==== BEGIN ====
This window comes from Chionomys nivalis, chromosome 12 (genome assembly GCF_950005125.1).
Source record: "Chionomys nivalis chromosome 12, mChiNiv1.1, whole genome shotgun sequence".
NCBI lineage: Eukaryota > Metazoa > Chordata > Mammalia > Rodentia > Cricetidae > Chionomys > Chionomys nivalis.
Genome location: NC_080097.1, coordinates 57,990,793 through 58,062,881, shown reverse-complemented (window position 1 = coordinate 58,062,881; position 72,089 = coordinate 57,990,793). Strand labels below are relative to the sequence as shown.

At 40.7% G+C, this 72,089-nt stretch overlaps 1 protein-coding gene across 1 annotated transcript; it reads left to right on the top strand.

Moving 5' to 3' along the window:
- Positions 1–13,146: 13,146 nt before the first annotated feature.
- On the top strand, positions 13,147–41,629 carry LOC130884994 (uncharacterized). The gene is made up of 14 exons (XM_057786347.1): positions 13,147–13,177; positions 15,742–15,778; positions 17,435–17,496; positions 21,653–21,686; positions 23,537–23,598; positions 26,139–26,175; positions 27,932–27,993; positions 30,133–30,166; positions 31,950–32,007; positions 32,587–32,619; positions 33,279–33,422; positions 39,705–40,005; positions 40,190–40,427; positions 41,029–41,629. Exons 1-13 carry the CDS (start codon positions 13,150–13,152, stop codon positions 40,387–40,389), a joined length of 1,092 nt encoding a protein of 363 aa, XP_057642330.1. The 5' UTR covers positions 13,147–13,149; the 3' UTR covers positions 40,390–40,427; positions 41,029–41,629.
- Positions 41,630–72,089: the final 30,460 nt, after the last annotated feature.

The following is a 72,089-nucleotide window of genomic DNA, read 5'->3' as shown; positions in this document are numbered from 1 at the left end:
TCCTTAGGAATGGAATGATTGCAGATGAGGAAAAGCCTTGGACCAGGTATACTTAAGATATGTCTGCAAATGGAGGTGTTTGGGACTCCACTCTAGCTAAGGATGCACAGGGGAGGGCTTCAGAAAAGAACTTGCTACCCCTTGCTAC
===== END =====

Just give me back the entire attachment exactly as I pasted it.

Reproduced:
This window comes from Chionomys nivalis, chromosome 12 (genome assembly GCF_950005125.1).
Source record: "Chionomys nivalis chromosome 12, mChiNiv1.1, whole genome shotgun sequence".
NCBI lineage: Eukaryota > Metazoa > Chordata > Mammalia > Rodentia > Cricetidae > Chionomys > Chionomys nivalis.
Genome location: NC_080097.1, coordinates 57,990,793 through 58,062,881, shown reverse-complemented (window position 1 = coordinate 58,062,881; position 72,089 = coordinate 57,990,793). Strand labels below are relative to the sequence as shown.

At 40.7% G+C, this 72,089-nt stretch overlaps 1 protein-coding gene across 1 annotated transcript; it reads left to right on the top strand.

Moving 5' to 3' along the window:
- Positions 1–13,146: 13,146 nt before the first annotated feature.
- On the top strand, positions 13,147–41,629 carry LOC130884994 (uncharacterized). The gene is made up of 14 exons (XM_057786347.1): positions 13,147–13,177; positions 15,742–15,778; positions 17,435–17,496; positions 21,653–21,686; positions 23,537–23,598; positions 26,139–26,175; positions 27,932–27,993; positions 30,133–30,166; positions 31,950–32,007; positions 32,587–32,619; positions 33,279–33,422; positions 39,705–40,005; positions 40,190–40,427; positions 41,029–41,629. Exons 1-13 carry the CDS (start codon positions 13,150–13,152, stop codon positions 40,387–40,389), a joined length of 1,092 nt encoding a protein of 363 aa, XP_057642330.1. The 5' UTR covers positions 13,147–13,149; the 3' UTR covers positions 40,390–40,427; positions 41,029–41,629.
- Positions 41,630–72,089: the final 30,460 nt, after the last annotated feature.

The following is a 72,089-nucleotide window of genomic DNA, read 5'->3' as shown; positions in this document are numbered from 1 at the left end:
TCCTTAGGAATGGAATGATTGCAGATGAGGAAAAGCCTTGGACCAGGTATACTTAAGATATGTCTGCAAATGGAGGTGTTTGGGACTCCACTCTAGCTAAGGATGCACAGGGGAGGGCTTCAGAAAAGAACTTGCTACCCCTTGCTAC